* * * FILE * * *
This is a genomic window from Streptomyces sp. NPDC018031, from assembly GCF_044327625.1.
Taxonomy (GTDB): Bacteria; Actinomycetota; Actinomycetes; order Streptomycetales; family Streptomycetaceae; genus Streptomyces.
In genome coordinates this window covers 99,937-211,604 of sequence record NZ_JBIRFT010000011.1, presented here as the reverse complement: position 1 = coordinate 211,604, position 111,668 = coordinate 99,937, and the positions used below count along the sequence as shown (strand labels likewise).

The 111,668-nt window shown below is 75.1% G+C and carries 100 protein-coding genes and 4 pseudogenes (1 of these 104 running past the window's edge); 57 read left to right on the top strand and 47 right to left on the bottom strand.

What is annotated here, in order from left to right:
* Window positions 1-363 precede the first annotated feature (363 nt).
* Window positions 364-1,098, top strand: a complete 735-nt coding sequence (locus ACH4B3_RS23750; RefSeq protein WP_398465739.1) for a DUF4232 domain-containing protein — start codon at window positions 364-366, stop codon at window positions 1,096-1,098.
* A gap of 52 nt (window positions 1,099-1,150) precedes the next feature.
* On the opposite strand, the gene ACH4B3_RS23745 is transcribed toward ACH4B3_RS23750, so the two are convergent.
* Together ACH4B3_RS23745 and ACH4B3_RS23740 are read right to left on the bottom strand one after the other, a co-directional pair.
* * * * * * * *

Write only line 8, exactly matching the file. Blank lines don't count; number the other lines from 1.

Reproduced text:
* A gap of 52 nt (window positions 1,099-1,150) precedes the next feature.